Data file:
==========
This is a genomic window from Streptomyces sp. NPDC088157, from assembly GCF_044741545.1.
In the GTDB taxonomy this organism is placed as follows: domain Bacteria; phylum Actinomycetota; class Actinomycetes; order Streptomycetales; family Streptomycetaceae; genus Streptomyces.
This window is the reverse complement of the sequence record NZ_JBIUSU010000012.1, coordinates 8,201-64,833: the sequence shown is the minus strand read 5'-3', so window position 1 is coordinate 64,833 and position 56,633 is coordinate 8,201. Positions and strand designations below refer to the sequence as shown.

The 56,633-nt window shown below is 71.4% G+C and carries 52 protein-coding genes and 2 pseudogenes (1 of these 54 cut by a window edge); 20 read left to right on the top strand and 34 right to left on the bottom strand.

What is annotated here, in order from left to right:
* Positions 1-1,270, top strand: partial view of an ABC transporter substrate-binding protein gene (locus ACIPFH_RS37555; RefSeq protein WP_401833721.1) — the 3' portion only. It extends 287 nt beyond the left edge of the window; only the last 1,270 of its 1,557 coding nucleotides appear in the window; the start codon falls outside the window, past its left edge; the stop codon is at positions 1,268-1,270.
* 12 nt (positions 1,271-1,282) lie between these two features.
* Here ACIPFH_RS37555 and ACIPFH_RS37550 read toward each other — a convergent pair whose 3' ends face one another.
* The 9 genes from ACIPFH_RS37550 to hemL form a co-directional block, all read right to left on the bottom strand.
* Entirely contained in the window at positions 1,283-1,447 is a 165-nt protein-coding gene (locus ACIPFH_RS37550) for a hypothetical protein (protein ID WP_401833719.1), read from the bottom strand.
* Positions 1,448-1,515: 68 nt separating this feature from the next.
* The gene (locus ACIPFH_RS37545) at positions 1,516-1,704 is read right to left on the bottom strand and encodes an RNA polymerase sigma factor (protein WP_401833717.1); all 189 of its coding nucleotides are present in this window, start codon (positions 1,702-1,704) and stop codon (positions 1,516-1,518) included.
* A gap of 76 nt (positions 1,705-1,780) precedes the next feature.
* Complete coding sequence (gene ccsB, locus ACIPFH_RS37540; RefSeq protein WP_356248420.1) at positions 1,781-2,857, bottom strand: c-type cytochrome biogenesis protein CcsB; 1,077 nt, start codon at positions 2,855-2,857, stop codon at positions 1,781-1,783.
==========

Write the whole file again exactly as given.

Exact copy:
This is a genomic window from Streptomyces sp. NPDC088157, from assembly GCF_044741545.1.
In the GTDB taxonomy this organism is placed as follows: domain Bacteria; phylum Actinomycetota; class Actinomycetes; order Streptomycetales; family Streptomycetaceae; genus Streptomyces.
This window is the reverse complement of the sequence record NZ_JBIUSU010000012.1, coordinates 8,201-64,833: the sequence shown is the minus strand read 5'-3', so window position 1 is coordinate 64,833 and position 56,633 is coordinate 8,201. Positions and strand designations below refer to the sequence as shown.

The 56,633-nt window shown below is 71.4% G+C and carries 52 protein-coding genes and 2 pseudogenes (1 of these 54 cut by a window edge); 20 read left to right on the top strand and 34 right to left on the bottom strand.

What is annotated here, in order from left to right:
* Positions 1-1,270, top strand: partial view of an ABC transporter substrate-binding protein gene (locus ACIPFH_RS37555; RefSeq protein WP_401833721.1) — the 3' portion only. It extends 287 nt beyond the left edge of the window; only the last 1,270 of its 1,557 coding nucleotides appear in the window; the start codon falls outside the window, past its left edge; the stop codon is at positions 1,268-1,270.
* 12 nt (positions 1,271-1,282) lie between these two features.
* Here ACIPFH_RS37555 and ACIPFH_RS37550 read toward each other — a convergent pair whose 3' ends face one another.
* The 9 genes from ACIPFH_RS37550 to hemL form a co-directional block, all read right to left on the bottom strand.
* Entirely contained in the window at positions 1,283-1,447 is a 165-nt protein-coding gene (locus ACIPFH_RS37550) for a hypothetical protein (protein ID WP_401833719.1), read from the bottom strand.
* Positions 1,448-1,515: 68 nt separating this feature from the next.
* The gene (locus ACIPFH_RS37545) at positions 1,516-1,704 is read right to left on the bottom strand and encodes an RNA polymerase sigma factor (protein WP_401833717.1); all 189 of its coding nucleotides are present in this window, start codon (positions 1,702-1,704) and stop codon (positions 1,516-1,518) included.
* A gap of 76 nt (positions 1,705-1,780) precedes the next feature.
* Complete coding sequence (gene ccsB, locus ACIPFH_RS37540; RefSeq protein WP_356248420.1) at positions 1,781-2,857, bottom strand: c-type cytochrome biogenesis protein CcsB; 1,077 nt, start codon at positions 2,855-2,857, stop codon at positions 1,781-1,783.